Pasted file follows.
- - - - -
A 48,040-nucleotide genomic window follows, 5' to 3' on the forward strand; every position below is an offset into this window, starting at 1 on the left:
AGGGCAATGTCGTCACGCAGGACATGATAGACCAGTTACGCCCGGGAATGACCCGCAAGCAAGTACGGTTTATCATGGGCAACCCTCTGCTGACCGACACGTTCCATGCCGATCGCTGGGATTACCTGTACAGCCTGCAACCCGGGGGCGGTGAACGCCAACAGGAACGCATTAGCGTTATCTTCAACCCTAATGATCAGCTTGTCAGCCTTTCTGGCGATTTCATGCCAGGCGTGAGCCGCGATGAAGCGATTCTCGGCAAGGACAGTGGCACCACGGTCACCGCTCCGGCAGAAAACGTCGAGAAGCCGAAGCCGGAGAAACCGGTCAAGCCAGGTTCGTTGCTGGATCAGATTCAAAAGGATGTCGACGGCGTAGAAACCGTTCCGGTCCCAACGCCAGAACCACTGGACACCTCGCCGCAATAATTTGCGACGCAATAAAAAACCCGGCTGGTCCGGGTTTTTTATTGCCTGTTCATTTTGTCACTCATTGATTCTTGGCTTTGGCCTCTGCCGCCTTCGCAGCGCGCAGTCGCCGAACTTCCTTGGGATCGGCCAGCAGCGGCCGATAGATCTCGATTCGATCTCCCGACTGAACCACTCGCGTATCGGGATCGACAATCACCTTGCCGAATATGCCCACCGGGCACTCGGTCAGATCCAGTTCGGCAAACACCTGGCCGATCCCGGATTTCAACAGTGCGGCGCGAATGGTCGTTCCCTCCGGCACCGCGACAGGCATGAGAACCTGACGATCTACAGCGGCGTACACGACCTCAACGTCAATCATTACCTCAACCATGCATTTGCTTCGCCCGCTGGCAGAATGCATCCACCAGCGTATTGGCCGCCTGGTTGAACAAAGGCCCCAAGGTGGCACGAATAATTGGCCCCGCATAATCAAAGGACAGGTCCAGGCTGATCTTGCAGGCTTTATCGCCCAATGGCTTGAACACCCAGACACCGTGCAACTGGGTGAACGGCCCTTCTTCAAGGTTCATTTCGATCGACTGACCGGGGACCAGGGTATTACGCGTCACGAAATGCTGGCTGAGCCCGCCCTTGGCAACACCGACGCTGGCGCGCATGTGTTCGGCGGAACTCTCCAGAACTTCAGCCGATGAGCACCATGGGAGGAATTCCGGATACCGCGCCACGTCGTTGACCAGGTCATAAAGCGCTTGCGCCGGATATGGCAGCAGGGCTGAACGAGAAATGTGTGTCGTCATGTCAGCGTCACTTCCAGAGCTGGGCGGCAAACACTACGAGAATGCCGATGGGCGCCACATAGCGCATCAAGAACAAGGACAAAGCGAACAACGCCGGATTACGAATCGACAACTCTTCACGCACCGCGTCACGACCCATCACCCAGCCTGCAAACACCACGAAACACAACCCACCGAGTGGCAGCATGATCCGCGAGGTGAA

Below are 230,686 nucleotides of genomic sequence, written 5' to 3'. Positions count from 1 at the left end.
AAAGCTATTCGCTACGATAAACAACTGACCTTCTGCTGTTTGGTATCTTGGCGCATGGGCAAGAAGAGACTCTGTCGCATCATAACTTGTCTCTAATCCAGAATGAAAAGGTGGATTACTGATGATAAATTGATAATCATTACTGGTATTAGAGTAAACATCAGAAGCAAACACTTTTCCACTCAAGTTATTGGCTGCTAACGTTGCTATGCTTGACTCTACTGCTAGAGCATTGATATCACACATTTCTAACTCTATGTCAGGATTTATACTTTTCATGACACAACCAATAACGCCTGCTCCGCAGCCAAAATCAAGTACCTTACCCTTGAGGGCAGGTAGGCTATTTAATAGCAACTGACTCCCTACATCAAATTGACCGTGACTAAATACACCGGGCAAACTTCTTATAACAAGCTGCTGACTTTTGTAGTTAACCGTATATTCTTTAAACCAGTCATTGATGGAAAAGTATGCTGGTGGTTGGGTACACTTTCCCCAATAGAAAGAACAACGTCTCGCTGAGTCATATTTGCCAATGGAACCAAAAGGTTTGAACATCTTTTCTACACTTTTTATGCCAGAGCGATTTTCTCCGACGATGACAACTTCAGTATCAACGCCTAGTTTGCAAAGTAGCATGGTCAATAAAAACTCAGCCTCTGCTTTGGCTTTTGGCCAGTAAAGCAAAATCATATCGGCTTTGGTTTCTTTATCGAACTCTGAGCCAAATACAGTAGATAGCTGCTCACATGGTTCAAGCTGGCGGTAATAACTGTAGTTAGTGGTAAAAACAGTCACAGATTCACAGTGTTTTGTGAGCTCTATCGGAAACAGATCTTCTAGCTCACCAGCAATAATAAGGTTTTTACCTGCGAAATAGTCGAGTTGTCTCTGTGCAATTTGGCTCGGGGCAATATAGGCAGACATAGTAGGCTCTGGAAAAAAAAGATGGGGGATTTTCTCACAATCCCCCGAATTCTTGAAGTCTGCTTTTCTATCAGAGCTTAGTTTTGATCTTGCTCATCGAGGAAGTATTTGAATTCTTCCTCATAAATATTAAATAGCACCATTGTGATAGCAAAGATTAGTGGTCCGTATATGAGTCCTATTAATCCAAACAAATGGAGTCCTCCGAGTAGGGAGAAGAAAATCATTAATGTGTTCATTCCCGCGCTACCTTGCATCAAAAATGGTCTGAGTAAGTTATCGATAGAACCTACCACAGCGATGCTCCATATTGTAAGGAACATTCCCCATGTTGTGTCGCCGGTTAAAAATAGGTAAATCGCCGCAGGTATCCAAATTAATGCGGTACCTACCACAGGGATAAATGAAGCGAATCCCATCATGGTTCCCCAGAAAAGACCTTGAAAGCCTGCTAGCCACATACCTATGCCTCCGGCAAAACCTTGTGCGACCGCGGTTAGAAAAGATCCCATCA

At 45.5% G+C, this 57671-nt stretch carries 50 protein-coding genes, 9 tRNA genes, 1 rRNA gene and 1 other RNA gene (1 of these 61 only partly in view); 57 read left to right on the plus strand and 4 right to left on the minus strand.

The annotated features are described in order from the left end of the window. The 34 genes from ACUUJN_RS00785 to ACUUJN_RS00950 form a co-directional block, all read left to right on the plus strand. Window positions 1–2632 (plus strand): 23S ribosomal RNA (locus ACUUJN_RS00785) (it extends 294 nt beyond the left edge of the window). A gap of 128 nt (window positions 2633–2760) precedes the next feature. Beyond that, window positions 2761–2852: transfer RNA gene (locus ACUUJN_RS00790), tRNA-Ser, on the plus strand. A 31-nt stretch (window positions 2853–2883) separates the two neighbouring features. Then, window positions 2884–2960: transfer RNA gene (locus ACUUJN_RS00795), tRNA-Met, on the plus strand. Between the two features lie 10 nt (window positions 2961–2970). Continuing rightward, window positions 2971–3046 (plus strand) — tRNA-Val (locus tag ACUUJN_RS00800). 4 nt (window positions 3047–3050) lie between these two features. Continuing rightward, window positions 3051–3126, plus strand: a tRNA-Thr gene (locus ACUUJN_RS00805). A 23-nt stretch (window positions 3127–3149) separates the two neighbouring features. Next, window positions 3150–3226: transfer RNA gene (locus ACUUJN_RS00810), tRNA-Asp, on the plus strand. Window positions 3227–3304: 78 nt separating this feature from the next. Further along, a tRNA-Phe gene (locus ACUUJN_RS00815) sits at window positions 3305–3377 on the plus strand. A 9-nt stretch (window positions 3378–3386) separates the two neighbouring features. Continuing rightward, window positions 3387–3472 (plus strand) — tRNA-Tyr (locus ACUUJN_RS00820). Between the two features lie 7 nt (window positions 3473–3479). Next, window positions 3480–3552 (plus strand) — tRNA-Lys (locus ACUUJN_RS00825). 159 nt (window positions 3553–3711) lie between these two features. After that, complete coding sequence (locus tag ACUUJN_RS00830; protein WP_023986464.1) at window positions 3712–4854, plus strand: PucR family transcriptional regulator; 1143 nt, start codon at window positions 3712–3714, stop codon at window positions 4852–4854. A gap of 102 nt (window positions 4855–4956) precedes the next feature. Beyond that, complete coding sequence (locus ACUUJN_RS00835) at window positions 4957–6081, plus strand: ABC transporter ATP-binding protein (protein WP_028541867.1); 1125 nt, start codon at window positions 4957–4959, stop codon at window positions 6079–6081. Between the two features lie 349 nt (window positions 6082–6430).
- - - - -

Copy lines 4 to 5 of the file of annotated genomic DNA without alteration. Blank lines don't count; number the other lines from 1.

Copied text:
AAAGCTATTCGCTACGATAAACAACTGACCTTCTGCTGTTTGGTATCTTGGCGCATGGGCAAGAAGAGACTCTGTCGCATCATAACTTGTCTCTAATCCAGAATGAAAAGGTGGATTACTGATGATAAATTGATAATCATTACTGGTATTAGAGTAAACATCAGAAGCAAACACTTTTCCACTCAAGTTATTGGCTGCTAACGTTGCTATGCTTGACTCTACTGCTAGAGCATTGATATCACACATTTCTAACTCTATGTCAGGATTTATACTTTTCATGACACAACCAATAACGCCTGCTCCGCAGCCAAAATCAAGTACCTTACCCTTGAGGGCAGGTAGGCTATTTAATAGCAACTGACTCCCTACATCAAATTGACCGTGACTAAATACACCGGGCAAACTTCTTATAACAAGCTGCTGACTTTTGTAGTTAACCGTATATTCTTTAAACCAGTCATTGATGGAAAAGTATGCTGGTGGTTGGGTACACTTTCCCCAATAGAAAGAACAACGTCTCGCTGAGTCATATTTGCCAATGGAACCAAAAGGTTTGAACATCTTTTCTACACTTTTTATGCCAGAGCGATTTTCTCCGACGATGACAACTTCAGTATCAACGCCTAGTTTGCAAAGTAGCATGGTCAATAAAAACTCAGCCTCTGCTTTGGCTTTTGGCCAGTAAAGCAAAATCATATCGGCTTTGGTTTCTTTATCGAACTCTGAGCCAAATACAGTAGATAGCTGCTCACATGGTTCAAGCTGGCGGTAATAACTGTAGTTAGTGGTAAAAACAGTCACAGATTCACAGTGTTTTGTGAGCTCTATCGGAAACAGATCTTCTAGCTCACCAGCAATAATAAGGTTTTTACCTGCGAAATAGTCGAGTTGTCTCTGTGCAATTTGGCTCGGGGCAATATAGGCAGACATAGTAGGCTCTGGAAAAAAAAGATGGGGGATTTTCTCACAATCCCCCGAATTCTTGAAGTCTGCTTTTCTATCAGAGCTTAGTTTTGATCTTGCTCATCGAGGAAGTATTTGAATTCTTCCTCATAAATATTAAATAGCACCATTGTGATAGCAAAGATTAGTGGTCCGTATATGAGTCCTATTAATCCAAACAAATGGAGTCCTCCGAGTAGGGAGAAGAAAATCATTAATGTGTTCATTCCCGCGCTACCTTGCATCAAAAATGGTCTGAGTAAGTTATCGATAGAACCTACCACAGCGATGCTCCATATTGTAAGGAACATTCCCCATGTTGTGTCGCCGGTTAAAAATAGGTAAATCGCCGCAGGTATCCAAATTAATGCGGTACCTACCACAGGGATAAATGAAGCGAATCCCATCATGGTTCCCCAGAAAAGACCTTGAAAGCCTGCTAGCCACATACCTATGCCTCCGGCAAAACCTTGTGCGACCGCGGTTAGAAAAGATCCCATCA

At 45.5% G+C, this 57671-nt stretch carries 50 protein-coding genes, 9 tRNA genes, 1 rRNA gene and 1 other RNA gene (1 of these 61 only partly in view); 57 read left to right on the plus strand and 4 right to left on the minus strand.